Techies study “spec sheets” for impressive numbers, but ordinary consumers look at reliability, service and being able to do with the device what it was designed for. Windows 8 has impressive specs and is technologically sophisticated, but it tries to be a Swiss Army knife, rather than a focused tool. There should be 2 versions. One specializing for desktop use and productivity, as well as another one focused on touch, data presentation and mobility features, such as long battery life. A Swiss Army knife can fulfill all of its functions, but many of them are very much compromised compared to the specialized tools they are trying to emulate.
          • Not really, no

            Consumers prefer choice, especially along a price continuum. Macs are not the reason Apple is making so much money right now, the iPhone and iPad are. If those products stop seeming as glamorous, Apple's in trouble, because their computer business is just a drop in the bucket. More Windows PC's are sold in 6 months than Apple has sold of its Mac line in its entire history, just FYI.

            More importantly, though, Apple has no fallen behind the curve and begun to make mistakes. The iPhone 5 is a mediocre upgrade that still lacks an HD screen, now trails behind other smartphones (notably the Android Galaxy S3 and the Windows Phone Nokia Lumia 920) in numerous areas, including screen quality, pixel density, resolution, brightness, touch sensitivity, camera quality and integration with online services.

            Sure, iOS 6 plays catchup with Windows Phone from 2 years ago, finally getting Facebook and Twitter integration (twitter in 5, of course), but they've made some serious missteps. Abandoning Google Maps in favor of their own half-baked solution was a big mistake, and Siri...well, we all know by now it doesn't work as advertised. Apple has now become the company of "iteration" while everyone else is innovating and breaking new ground, particularly Nokia and Microsoft.
          • Intel themselves

            Intel has a case to answer itself they released core I3 first gen and then few Months Later Released 2nd Gen Come on some of these First Gen Laptops are still for sale as new all over the world
          • USB is a dead-end though

            Thunderbolt has superior performance, and you only need one port (daisy-chaining)
          • Daisy chaning sounds good!

            But has it's own problem, in early networking daisy chaining was common. Can be harder to fault find, having multiply cables is messier but easy to fault find and fix.
          • Actually

            USB isn't going anywhere any time soon. More importantly, USB has supported daisy chaining up to 64 devices off of a single port since the late 1990's :p.

            Thunderbolt is a nice interface, but it's hardly what one would call "ubiquitous." USB 3.0 isn't quite as fast (5Gb vs 10Gb) but it's totally backward compatible and is rapidly replacing USB 2.0 as the defacto port standard.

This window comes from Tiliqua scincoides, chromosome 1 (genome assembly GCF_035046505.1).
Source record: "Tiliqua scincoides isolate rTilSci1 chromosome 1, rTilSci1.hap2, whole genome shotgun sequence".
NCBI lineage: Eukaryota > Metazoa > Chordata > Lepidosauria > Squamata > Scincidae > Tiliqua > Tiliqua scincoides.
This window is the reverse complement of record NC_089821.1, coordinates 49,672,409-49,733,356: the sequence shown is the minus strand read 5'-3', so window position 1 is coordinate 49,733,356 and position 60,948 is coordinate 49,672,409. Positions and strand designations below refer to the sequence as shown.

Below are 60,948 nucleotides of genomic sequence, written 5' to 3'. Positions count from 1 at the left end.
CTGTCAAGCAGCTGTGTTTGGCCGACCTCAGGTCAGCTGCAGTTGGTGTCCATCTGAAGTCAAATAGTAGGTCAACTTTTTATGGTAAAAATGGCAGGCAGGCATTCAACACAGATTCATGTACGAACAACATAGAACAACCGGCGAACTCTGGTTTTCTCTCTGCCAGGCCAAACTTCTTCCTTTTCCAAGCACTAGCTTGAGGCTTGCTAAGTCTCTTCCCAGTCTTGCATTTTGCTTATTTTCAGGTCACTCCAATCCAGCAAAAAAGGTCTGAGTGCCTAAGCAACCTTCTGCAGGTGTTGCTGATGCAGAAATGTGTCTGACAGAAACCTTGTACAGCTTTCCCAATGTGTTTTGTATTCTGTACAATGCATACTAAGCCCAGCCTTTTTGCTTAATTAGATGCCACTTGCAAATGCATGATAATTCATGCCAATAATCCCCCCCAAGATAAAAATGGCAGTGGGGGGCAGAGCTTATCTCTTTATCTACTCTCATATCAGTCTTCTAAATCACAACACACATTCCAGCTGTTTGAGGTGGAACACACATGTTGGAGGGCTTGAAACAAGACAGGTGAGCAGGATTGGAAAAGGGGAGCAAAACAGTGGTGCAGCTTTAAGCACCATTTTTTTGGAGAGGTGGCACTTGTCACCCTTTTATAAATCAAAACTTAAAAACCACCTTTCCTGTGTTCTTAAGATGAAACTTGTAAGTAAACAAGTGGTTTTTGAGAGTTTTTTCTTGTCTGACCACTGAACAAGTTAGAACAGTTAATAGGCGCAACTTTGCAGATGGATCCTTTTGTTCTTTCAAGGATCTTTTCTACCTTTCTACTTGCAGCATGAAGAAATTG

I expect TB will stick around for a long time, and I hope it'll eventually become common in every PC, but it's just dishonest to call USB a dead end.
          • in what sense?

            Or have you not noticed that there are DOZENS of new Windows 8 PC's announced, most of them with touch screens, some with multitouch trackpads, many as tablets that dock into full blown laptops.

            I do think many of their partner designs are "meh" (though Surface looks brilliant), but there's no way to argue that there is a lack of hardware support for Windows 8. There are DOZENS of models from which to choose.
        • Lexmark

          A lot of friends had problems with Lexmark when Windows Vista came out and they still don't have drivers for 7. Lexmark is abandonware, they make their products and then forget about them
        • Lexmark not a good example

          If you're talking about Lexmark printer drivers, maybe you missed the news last month that they will stop making inkjet-printer hardware altogether and focus on software and imaging. I wouldn't bank on Windows 8 printer driver support.
          • Couldn't happen fast enough

            I have owned just one Lexmark printer and vowed never to buy another.
    • I agree also

      I was very wary of this OS on a Desktop environment based on early complaints. I have been running it in VM on my main desktop PC and it is really growing on me. The performance is exceptionally good even within my VM. Only complaints I have are app related and I fully understand that these are not the final products, so I certainly see no reason to delay the release.
      Thomas Kolakowski
    • You assumption

      is that users really want the Metro start screen and look/feel. I dont think they do at all...or the majority does not.

      So now you have most people that dont even like the metro look/feel or the start screen, and they add another layer frustration with the back and forth between the two and stuff like two versions of IE, one that does work with plugins, one that does not.

      You end up with a nightmare of a product that is destined to fail big time.
      • Too early for 8

        When is 9 being released, though? We've an opportunity to sleep through 8 - 7 is good enough. Send 8 back to Microsoft with a 'fail'